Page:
cULT Intervention & mEDIATION sERVICES
For Current and former cult members, their family members, and loved ones.
Cult Recovery starts with relationships
Leaving a cult environment is one step in a life-long journey.
Supporting relationships and careful intervention are foundational to cult recovery.
People Leave Cults offers education, intervention, and support for victims of coercion and their support network.
Understanding cult involvement and coercive control
A greater understanding of coercion and cultic practices supports recovery and intervention efforts. Cults and coercion strip individuals of their autonomy and make it challenging to leave.
People Leave Cults' mission is to provide education and empathy as supportive measures to those who want to help an individual build autonomy and independence.
Coercion can occur in many environments:
East, West, or beyond Earth - Religion is a key playground of cults and coercion.
A controlling group often has religious elements, and most ex-members can relate to the experience of a religious cult.
Family systems can be cult-like in nature, and coercive control can present in one-on-one relationships.
That said, family is often the best support group for ex cult members, and cult survivors often look to their loved ones for support. Understanding patterns of undue influence is beneficial no matter the situation.
Coercion in politics may not surprise you - can anything be done when someone is in the thick of it?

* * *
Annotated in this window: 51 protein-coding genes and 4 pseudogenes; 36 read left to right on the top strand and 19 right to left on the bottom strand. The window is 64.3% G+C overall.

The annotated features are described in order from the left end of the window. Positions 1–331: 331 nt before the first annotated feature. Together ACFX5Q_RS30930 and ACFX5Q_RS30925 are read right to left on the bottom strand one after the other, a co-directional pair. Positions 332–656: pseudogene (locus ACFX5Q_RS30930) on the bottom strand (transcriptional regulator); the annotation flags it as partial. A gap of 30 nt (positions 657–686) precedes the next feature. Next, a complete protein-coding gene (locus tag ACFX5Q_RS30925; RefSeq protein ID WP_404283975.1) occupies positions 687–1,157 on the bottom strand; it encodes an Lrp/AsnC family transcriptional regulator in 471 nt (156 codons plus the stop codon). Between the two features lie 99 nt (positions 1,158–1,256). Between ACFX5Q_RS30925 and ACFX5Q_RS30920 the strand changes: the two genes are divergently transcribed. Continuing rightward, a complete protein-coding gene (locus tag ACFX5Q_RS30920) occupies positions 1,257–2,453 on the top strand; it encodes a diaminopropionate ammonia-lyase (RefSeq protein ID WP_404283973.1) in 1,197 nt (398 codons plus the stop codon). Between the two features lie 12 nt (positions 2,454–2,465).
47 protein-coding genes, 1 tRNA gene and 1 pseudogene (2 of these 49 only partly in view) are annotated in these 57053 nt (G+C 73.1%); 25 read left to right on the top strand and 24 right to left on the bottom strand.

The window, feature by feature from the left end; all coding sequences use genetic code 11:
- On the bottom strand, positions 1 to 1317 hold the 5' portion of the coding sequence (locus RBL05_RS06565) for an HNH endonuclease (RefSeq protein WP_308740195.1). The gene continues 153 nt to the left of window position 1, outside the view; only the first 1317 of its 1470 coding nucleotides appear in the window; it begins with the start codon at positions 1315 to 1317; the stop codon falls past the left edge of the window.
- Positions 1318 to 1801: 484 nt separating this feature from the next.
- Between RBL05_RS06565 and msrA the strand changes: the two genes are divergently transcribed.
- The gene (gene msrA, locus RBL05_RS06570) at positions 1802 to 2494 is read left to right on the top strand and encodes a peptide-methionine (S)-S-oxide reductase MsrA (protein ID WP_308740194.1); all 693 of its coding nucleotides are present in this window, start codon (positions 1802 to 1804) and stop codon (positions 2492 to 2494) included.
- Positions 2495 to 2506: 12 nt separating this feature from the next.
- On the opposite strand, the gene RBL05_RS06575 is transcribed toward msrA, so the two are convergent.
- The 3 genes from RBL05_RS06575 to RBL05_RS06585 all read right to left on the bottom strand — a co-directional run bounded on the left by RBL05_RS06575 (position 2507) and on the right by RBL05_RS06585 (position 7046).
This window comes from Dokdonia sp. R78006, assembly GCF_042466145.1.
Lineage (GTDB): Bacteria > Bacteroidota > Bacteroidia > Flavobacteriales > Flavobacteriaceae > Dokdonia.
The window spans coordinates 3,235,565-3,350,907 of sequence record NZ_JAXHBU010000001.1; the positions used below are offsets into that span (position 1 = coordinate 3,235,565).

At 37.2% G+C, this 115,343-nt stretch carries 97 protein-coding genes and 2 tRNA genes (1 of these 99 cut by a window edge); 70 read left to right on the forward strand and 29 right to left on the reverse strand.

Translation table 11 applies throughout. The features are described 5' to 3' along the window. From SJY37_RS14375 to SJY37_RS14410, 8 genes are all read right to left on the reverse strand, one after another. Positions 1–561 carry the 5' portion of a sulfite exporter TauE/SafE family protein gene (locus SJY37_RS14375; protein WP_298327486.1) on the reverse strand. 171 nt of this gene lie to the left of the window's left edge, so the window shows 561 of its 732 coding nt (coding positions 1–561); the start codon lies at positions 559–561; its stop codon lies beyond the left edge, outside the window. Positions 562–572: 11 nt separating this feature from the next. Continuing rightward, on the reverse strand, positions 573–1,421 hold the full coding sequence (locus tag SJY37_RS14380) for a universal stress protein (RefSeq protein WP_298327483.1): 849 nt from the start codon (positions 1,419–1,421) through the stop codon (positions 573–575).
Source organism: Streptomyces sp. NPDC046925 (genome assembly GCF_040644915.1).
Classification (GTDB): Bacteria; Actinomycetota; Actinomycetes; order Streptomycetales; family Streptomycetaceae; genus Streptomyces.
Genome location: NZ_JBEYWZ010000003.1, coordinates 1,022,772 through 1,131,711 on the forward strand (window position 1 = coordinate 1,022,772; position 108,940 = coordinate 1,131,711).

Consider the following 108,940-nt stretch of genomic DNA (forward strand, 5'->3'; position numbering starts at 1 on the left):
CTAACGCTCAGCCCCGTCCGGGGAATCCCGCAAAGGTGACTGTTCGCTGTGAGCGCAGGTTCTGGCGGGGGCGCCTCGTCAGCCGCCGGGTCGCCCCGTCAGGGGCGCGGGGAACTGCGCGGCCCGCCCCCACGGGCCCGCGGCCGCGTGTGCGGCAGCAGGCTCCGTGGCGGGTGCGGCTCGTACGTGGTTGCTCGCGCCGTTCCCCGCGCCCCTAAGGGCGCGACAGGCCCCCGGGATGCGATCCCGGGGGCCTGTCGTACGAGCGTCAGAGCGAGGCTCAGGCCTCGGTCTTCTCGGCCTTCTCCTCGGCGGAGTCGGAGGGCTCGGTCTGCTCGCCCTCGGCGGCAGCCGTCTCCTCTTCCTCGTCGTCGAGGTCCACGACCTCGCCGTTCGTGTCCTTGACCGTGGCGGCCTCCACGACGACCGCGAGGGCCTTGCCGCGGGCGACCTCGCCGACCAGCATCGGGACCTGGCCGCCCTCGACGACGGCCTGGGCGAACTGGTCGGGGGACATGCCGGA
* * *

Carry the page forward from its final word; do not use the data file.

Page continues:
Mainstream society can be affected by undue influence in the political sphere, especially when people turn to groups who they believe have all the answers.
Like attracts like, and online communities are no different.
Online support groups are wonderful when healthy, but often need to be approach with the same care as any other entity that seeks to control members.
Not everyone has a belief system that helps them process online drift, and some who have left cults find themselves as victims of forms of online mind control.
Commercial operations have a long history of coercive practices - think MLMs and Large Group Awareness training (for starters).
Businesses can fit the criteria for a high control group, and critical thinking is key when considering one's involvement.
Even learned scholars act within systems, and not always healthy or coercion-free ones.
Psychological manipulation and abusive relationships are key elements of a destructive group, and no one is immune.
When PEOPLE leave, they need...
Support for an ex-cult member can be difficult to find, unclear of outcomes, and hard to afford.
Cult intervention has a storied history, but has moved on from its origins in the cult deprogramming movement. As awareness grows of cultic groups and their ability to harm, exit counseling has developed in a way that prioritizes the autonomy and well-being of the cult member. Even the word cult has changed meaning in the course of a few generations.
There are many models and approaches that exit counselors use when approaching interventions. PLC aims to be the antithesis of coercive practices used in the past while providing opportunity to the next generation of cult specialists.